Follow the Normal Service application if you drive at least 20 miles each day at highway speeds, always warm the engine to operating temperature, never or rarely load the vehicle, never go off-road or do not tow trailers or use snowplows.

Power steering fluid

Power steering fluid is the medium by which power assisted steering is achieved. The system consists of a pump and fluid reservoir, lines and a power steering gear. The pump creates hydraulic pressure from pumping the fluid, which hydraulically powers the steering gear making steering a vehicle easy for anyone, regardless of his or her stature & strength. On most vehicles, power steering fluid does not show up in the maintenance schedule and thus there are no severe or normal service recommendations for power steering fluid, the only suggestion I have here is to check it every oil change, inspecting closely for evidence of metal flakes indicating steering gear or pump wear or a black or dark color indicating overheating of the fluid and thus need for replacement and system inspection.

If the fluid appears to be overheated, check the pump for internal wear, as a worn pump is usually the cause for overheating of the power steering fluid. If you catch the pump early enough and replace it, you usually circumvent replacing the steering gear later due to wear from ground metal circulating through it from the worn pump.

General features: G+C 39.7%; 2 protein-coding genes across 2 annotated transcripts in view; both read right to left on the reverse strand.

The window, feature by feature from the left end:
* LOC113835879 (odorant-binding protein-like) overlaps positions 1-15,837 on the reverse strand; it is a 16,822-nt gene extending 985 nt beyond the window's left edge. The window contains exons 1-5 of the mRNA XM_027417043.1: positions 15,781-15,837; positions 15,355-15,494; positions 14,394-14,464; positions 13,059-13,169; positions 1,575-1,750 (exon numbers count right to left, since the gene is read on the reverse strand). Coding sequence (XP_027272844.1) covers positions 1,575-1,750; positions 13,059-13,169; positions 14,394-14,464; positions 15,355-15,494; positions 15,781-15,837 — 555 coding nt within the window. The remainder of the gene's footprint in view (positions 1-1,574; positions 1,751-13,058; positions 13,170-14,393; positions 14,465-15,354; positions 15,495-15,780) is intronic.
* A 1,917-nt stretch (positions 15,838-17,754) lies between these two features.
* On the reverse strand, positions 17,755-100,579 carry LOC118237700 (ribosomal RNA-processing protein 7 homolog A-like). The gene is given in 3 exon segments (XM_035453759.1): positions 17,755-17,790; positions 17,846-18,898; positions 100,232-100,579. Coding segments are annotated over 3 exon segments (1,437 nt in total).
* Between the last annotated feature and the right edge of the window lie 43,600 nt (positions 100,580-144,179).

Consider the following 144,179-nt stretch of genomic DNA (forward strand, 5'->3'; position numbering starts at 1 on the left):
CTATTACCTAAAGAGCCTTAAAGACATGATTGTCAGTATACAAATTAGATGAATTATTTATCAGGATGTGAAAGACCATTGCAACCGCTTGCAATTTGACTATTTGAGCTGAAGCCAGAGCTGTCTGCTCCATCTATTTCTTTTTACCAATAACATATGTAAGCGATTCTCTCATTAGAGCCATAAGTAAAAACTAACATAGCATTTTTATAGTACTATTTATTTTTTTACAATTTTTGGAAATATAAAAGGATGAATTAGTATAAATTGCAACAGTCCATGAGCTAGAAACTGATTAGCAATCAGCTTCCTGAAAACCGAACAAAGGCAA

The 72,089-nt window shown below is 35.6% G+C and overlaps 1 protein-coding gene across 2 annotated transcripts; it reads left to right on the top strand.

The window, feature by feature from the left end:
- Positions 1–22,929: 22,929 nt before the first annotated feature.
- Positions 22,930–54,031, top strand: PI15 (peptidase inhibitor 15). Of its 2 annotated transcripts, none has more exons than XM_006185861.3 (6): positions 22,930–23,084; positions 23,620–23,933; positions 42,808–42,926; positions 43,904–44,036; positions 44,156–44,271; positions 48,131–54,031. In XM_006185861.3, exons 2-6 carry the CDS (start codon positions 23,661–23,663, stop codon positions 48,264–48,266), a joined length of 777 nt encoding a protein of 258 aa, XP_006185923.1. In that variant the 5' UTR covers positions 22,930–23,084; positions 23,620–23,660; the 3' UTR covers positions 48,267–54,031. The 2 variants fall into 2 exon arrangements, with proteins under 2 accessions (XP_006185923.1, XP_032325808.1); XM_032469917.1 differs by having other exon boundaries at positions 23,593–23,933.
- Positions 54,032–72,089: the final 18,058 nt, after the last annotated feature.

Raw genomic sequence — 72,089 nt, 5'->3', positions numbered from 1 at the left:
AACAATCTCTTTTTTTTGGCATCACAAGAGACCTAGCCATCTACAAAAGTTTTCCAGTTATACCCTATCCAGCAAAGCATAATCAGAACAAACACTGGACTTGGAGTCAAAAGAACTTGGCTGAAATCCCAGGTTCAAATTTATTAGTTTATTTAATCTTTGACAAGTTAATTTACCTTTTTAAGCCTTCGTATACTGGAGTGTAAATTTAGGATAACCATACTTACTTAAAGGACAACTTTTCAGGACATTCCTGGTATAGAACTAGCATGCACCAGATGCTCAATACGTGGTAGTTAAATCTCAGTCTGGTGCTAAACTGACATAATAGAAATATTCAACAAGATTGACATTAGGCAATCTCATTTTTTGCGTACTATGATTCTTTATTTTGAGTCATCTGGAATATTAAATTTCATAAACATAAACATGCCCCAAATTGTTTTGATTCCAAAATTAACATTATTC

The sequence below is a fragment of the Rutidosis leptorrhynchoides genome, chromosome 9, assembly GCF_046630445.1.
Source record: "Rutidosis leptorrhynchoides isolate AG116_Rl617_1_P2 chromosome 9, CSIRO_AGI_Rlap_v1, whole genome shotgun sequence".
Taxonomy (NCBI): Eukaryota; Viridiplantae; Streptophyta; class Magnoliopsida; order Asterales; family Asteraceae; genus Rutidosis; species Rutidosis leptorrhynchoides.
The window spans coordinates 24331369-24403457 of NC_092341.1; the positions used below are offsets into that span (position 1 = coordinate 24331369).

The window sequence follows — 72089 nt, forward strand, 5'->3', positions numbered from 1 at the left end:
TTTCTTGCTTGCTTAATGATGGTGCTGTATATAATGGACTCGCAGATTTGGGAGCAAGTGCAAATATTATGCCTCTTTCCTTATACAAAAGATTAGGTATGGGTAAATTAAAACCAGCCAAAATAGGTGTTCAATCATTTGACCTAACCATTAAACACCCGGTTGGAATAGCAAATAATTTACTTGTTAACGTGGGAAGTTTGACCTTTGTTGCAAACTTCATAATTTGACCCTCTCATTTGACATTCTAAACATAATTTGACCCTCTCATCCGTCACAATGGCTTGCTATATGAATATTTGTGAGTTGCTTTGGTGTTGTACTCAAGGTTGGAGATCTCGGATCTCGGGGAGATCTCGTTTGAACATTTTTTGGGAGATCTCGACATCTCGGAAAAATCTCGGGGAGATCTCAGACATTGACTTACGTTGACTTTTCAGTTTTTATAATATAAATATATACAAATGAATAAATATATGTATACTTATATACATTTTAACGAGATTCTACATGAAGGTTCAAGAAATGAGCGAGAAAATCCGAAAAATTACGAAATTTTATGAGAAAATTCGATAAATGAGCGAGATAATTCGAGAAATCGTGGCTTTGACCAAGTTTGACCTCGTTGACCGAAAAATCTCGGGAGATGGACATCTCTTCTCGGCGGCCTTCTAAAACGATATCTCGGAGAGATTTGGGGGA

Brake fluid

Brake fluid is a hydraulic fluid used as a medium to generate the hydraulic pressure needed to activate the braking system of your vehicle. When you press the brake pedal, the master cylinder, much like a pump, sends fluid coursing through the system applying your brakes. On most vehicles, brake fluid does not show up in the maintenance schedule and thus, there are no severe or normal service recommendations for brake fluid. The only suggestion I have here is to check it every oil change, inspecting closely for proper level, color and/or evidence of rust sediment, indicating that moisture has contaminated the brake fluid.

Brake fluid that is black in color has been overheated, usually due to a brake caliper that has stuck in the applied position from rusted slides or a stuck piston in the caliper bore, if this is evident, check the system for evidence of conditions afore mentioned. If you live in a state where you experience winter or a lot of rain, keep a close eye on brake fluid every oil change because brake fluid is hydroscopic in nature, that is it absorbs moisture and if the system is not properly sealed from the environment, it will absorb moisture and develop rust and sediment buildup, impeding brake performance.

‘Til next time ... Keep Rollin’.

“America’s Car Show” with Tom Torbjornsen airs 7:30 p.m. Wednesday, 9 a.m. Thursday and 11 a.m. Saturday on WBBZ-TV.

"America's Car Show" with Tom Torbjornsen airs 7:30 p.m. Wednesday, 9 a.m. Thursday and 11 a.m. Saturday on WBBZ-TV.